SRAM has thrown itself headlong into the world of power measurement with fully-integrated crankset collaborations with both South Dakota-based company Quarq and German power pioneers, SRM. After reporting strong uptake of the systems through the Australian summer, SRAM is hopeful of similar success as the US and European thaw out from their record-breaking winters.
SRAM's power cranksets are based around Quarq's relatively new CinQo Saturn and the SRM's long-standing and well proven unit. Compatible with all of SRAM's road groupsets the cranksets do however differ from the design formula for the company's standard crank options.
The spider-mounting of both the Quarq and SRM systems meant SRAM couldn't simply transfer the carbon arms from their Red and Rival groupsets. Instead, the carbon arms featured on the power units were specifically designed to accommodate the necessary hardware. Each version includes its own unique spider and both use a 130mm BCD for standard-sized chainrings. Available crank lengths range from 170mm to 177.5mm.
In terms of frame compatibility, the cranksets can either be coupled with SRAM's GXP bottom bracket or the growing list of BB30 options.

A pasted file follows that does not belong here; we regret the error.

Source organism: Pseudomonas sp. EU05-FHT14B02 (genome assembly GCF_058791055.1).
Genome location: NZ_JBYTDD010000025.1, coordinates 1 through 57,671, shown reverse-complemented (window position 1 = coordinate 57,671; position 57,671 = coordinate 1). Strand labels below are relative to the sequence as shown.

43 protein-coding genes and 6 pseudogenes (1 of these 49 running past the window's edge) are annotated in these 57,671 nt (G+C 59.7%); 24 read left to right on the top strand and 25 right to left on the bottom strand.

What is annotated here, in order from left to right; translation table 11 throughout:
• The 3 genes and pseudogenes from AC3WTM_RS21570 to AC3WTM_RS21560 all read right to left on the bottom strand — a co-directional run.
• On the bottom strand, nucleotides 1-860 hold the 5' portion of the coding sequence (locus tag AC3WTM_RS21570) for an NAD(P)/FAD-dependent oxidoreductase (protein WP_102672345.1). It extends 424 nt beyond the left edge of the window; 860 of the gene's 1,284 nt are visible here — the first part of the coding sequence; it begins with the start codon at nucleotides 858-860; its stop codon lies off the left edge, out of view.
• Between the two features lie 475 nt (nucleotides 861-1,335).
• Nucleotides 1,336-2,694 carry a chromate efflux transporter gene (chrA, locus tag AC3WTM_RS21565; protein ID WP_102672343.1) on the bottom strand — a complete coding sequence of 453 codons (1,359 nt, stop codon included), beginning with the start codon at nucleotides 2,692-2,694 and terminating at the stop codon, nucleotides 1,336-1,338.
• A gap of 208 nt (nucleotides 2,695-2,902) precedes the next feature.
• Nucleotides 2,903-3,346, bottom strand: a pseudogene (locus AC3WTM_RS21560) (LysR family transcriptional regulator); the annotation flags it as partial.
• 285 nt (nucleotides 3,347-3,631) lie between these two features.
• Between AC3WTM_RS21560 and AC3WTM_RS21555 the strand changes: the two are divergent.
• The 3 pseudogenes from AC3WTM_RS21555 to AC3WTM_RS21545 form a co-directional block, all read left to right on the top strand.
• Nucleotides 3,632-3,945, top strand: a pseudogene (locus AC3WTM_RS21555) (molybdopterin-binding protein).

Adorned in SRAM livery, the SRM version is of course compatible with the Germany company's own PowerControl VI head unit and will also work with the forthcoming PowerControl VII. Quarq doesn't offer its own computer head at all but since both systems employ the ANT+ digital wireless protocol, power-ready third-party units such as the Edge 705 and 500 from Garmin, iBike's iAero, and CycleOps' new Joule 2.0 will readily pair up.
Direct-measurement power meters still remain premium products cost-wise but with the cranksets sold independent of the head unit options, there are some significant levels of leeway in the the outlay required for each system. For example, with an MSRP of US$2300 for the SRM crankset option, the cost difference between the SRM PowerControl VI (US$1,000) and Garmin Edge 500 (US$250) allows some flexibility for prospective purchasers.